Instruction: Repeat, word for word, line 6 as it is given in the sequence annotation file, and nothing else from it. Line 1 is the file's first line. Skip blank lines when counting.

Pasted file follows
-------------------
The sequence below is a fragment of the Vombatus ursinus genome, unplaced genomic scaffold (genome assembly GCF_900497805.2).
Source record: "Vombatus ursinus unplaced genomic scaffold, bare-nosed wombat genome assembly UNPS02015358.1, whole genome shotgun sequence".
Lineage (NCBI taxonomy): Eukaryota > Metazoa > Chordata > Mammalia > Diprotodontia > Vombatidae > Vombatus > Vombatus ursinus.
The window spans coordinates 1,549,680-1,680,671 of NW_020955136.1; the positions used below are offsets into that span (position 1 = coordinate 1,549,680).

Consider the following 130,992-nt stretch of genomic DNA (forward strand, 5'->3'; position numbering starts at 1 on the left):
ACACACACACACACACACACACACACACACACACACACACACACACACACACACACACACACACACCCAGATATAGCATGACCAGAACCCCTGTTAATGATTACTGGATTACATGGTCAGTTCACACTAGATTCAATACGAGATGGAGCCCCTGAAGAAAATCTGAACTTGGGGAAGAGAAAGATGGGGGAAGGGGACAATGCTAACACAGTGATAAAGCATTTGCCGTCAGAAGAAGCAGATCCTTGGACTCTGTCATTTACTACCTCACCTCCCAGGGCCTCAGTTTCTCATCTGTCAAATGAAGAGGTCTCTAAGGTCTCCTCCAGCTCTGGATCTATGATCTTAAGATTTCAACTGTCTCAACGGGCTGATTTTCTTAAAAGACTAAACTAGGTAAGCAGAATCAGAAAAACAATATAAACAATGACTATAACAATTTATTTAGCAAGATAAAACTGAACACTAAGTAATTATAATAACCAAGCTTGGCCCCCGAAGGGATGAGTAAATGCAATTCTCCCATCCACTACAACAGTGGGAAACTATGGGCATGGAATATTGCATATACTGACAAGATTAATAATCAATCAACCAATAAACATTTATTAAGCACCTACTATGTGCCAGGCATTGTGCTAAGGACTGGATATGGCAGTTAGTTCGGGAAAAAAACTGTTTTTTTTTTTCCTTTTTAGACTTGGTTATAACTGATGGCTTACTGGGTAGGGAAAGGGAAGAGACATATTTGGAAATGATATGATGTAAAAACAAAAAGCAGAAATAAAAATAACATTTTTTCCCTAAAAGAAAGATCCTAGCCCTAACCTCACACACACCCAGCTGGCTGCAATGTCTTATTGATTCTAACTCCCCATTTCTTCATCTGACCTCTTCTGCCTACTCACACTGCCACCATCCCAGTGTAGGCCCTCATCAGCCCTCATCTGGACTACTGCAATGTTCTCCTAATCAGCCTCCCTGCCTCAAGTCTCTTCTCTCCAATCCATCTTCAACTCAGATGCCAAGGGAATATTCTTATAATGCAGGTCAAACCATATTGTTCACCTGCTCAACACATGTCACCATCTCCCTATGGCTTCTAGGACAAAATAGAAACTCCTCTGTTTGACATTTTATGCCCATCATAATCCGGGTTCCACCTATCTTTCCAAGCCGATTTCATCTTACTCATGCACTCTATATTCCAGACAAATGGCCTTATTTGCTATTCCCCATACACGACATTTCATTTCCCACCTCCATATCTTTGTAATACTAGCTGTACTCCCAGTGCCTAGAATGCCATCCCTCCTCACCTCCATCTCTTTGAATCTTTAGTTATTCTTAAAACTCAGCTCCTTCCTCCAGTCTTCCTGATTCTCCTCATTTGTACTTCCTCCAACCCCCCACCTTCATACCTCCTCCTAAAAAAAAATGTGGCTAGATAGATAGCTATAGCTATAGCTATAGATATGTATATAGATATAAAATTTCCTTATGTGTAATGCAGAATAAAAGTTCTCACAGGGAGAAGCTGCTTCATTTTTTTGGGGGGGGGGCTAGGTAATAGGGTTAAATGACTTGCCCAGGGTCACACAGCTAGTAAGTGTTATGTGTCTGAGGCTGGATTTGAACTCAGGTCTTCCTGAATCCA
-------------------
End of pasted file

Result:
ACACACACACACACACACACACACACACACACACACACACACACACACACACACACACACACACACCCAGATATAGCATGACCAGAACCCCTGTTAATGATTACTGGATTACATGGTCAGTTCACACTAGATTCAATACGAGATGGAGCCCCTGAAGAAAATCTGAACTTGGGGAAGAGAAAGATGGGGGAAGGGGACAATGCTAACACAGTGATAAAGCATTTGCCGTCAGAAGAAGCAGATCCTTGGACTCTGTCATTTACTACCTCACCTCCCAGGGCCTCAGTTTCTCATCTGTCAAATGAAGAGGTCTCTAAGGTCTCCTCCAGCTCTGGATCTATGATCTTAAGATTTCAACTGTCTCAACGGGCTGATTTTCTTAAAAGACTAAACTAGGTAAGCAGAATCAGAAAAACAATATAAACAATGACTATAACAATTTATTTAGCAAGATAAAACTGAACACTAAGTAATTATAATAACCAAGCTTGGCCCCCGAAGGGATGAGTAAATGCAATTCTCCCATCCACTACAACAGTGGGAAACTATGGGCATGGAATATTGCATATACTGACAAGATTAATAATCAATCAACCAATAAACATTTATTAAGCACCTACTATGTGCCAGGCATTGTGCTAAGGACTGGATATGGCAGTTAGTTCGGGAAAAAAACTGTTTTTTTTTTTCCTTTTTAGACTTGGTTATAACTGATGGCTTACTGGGTAGGGAAAGGGAAGAGACATATTTGGAAATGATATGATGTAAAAACAAAAAGCAGAAATAAAAATAACATTTTTTCCCTAAAAGAAAGATCCTAGCCCTAACCTCACACACACCCAGCTGGCTGCAATGTCTTATTGATTCTAACTCCCCATTTCTTCATCTGACCTCTTCTGCCTACTCACACTGCCACCATCCCAGTGTAGGCCCTCATCAGCCCTCATCTGGACTACTGCAATGTTCTCCTAATCAGCCTCCCTGCCTCAAGTCTCTTCTCTCCAATCCATCTTCAACTCAGATGCCAAGGGAATATTCTTATAATGCAGGTCAAACCATATTGTTCACCTGCTCAACACATGTCACCATCTCCCTATGGCTTCTAGGACAAAATAGAAACTCCTCTGTTTGACATTTTATGCCCATCATAATCCGGGTTCCACCTATCTTTCCAAGCCGATTTCATCTTACTCATGCACTCTATATTCCAGACAAATGGCCTTATTTGCTATTCCCCATACACGACATTTCATTTCCCACCTCCATATCTTTGTAATACTAGCTGTACTCCCAGTGCCTAGAATGCCATCCCTCCTCACCTCCATCTCTTTGAATCTTTAGTTATTCTTAAAACTCAGCTCCTTCCTCCAGTCTTCCTGATTCTCCTCATTTGTACTTCCTCCAACCCCCCACCTTCATACCTCCTCCTAAAAAAAAATGTGGCTAGATAGATAGCTATAGCTATAGCTATAGATATGTATATAGATATAAAATTTCCTTATGTGTAATGCAGAATAAAAGTTCTCACAGGGAGAAGCTGCTTCATTTTTTTGGGGGGGGGGCTAGGTAATAGGGTTAAATGACTTGCCCAGGGTCACACAGCTAGTAAGTGTTATGTGTCTGAGGCTGGATTTGAACTCAGGTCTTCCTGAATCCA